February 2020 – Following their introduction in 2009, Data Boxes (in Czech: “datové schránky”) represented the Czech state’s only major foray into the world of e-government services. Another example are ID cards containing an electronic chip, which serve as the only available state-approved means of electronic identification. However, according to Czech Ministry of the Interior data, only a fraction of ID card holders has activated the electronic identification functionality of their IDs, with more widescale use hindered by users needing a special card reader and software for formal communication with public authorities.

With a view to providing easier and more convenient access to public administration systems and other regulated services, the Czech Parliament has adopted legislation facilitating the introduction of so-called “Bank ID” in the country. This would enable the more than five million internet banking users in the Czech Republic to utilise existing bank identity authentication tools to also gain verified access to public administration electronic systems.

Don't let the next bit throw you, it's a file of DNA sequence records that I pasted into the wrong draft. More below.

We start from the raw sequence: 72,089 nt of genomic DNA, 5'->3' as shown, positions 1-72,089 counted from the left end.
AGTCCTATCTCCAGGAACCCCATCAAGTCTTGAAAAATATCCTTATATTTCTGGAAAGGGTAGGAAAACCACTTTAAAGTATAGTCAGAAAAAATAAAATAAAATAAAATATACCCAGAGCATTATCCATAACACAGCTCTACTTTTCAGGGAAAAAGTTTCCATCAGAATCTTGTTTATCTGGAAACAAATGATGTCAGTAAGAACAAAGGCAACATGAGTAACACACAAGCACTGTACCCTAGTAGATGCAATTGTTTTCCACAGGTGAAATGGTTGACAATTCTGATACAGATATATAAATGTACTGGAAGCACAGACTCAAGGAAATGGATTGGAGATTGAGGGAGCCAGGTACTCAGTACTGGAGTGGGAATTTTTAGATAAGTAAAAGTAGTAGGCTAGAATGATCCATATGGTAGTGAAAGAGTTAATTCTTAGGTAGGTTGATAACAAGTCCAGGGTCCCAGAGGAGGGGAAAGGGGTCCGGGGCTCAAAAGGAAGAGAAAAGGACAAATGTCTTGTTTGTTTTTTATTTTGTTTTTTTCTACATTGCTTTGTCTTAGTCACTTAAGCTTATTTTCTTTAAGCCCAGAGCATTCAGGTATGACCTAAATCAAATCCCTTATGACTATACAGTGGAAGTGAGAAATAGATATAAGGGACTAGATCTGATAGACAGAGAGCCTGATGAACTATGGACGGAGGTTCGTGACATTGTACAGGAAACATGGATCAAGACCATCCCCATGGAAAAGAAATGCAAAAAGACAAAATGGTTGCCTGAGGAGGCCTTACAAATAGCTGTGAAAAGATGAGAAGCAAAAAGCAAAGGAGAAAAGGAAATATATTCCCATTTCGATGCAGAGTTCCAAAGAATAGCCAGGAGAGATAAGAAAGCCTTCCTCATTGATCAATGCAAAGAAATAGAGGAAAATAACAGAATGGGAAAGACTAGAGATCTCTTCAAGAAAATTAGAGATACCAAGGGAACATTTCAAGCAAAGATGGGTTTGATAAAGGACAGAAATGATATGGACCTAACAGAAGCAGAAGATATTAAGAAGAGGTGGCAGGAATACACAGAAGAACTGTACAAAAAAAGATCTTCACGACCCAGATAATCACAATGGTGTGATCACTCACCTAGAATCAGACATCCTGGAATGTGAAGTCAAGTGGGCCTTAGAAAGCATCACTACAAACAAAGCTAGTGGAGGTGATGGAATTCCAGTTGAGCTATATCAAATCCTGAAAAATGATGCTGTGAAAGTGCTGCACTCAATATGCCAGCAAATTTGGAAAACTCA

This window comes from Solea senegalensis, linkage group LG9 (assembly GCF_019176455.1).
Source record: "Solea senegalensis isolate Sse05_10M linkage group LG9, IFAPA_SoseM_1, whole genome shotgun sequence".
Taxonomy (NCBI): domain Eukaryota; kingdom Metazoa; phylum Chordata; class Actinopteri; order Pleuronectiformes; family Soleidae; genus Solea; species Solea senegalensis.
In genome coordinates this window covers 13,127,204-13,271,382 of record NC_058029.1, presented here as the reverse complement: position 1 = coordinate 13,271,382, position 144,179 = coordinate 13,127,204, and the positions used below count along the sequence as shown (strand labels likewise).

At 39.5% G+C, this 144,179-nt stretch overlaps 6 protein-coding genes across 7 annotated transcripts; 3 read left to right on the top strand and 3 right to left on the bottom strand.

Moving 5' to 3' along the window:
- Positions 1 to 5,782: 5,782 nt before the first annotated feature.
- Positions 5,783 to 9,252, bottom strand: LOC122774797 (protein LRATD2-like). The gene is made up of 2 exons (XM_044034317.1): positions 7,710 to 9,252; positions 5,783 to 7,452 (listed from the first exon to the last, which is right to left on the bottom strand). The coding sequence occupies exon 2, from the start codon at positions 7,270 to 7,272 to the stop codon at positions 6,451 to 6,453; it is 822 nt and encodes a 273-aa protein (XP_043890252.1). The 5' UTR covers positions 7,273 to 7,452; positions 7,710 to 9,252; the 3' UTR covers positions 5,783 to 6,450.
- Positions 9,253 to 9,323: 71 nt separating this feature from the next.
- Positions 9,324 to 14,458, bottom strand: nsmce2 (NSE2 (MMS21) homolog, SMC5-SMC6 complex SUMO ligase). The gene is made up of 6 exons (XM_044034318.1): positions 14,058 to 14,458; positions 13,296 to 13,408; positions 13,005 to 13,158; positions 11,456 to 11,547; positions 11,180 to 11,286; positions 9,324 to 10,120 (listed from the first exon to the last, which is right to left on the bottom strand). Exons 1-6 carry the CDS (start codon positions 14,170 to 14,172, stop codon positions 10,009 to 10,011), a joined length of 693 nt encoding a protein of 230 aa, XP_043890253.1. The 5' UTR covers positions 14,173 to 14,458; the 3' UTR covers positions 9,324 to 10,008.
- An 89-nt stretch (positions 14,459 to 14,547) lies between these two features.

Consequently, bank customers will be able to use a familiar high security bank authentication interface to access public administration portals in order to file tax returns, apply for new driving licences, or even obtain statements of social security contributions. Businesses are also set to benefit from Bank ID – for example online gambling site operators verifying the identity of users, or online stores selling age-restricted products.

Banks would also gain access to information recorded in public administration registers with the aim of assisting the identity verification process and enabling better fulfilment of obligations under anti-money laundering legislation.

Participation in Bank ID will be voluntary for banks. Use of the system will be provided free of charge for customers, and no costs will be borne by the Czech state. However, banks will be entitled to charge fees to businesses for the provision of customer authentication services.

The legislation has already been passed by the Czech Parliament, and will come into force on 1 January 2021.